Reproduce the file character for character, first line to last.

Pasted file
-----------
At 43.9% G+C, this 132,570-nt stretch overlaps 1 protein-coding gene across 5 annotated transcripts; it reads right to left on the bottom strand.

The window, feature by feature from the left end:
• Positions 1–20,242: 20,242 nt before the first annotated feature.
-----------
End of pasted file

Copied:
At 43.9% G+C, this 132,570-nt stretch overlaps 1 protein-coding gene across 5 annotated transcripts; it reads right to left on the bottom strand.

The window, feature by feature from the left end:
• Positions 1–20,242: 20,242 nt before the first annotated feature.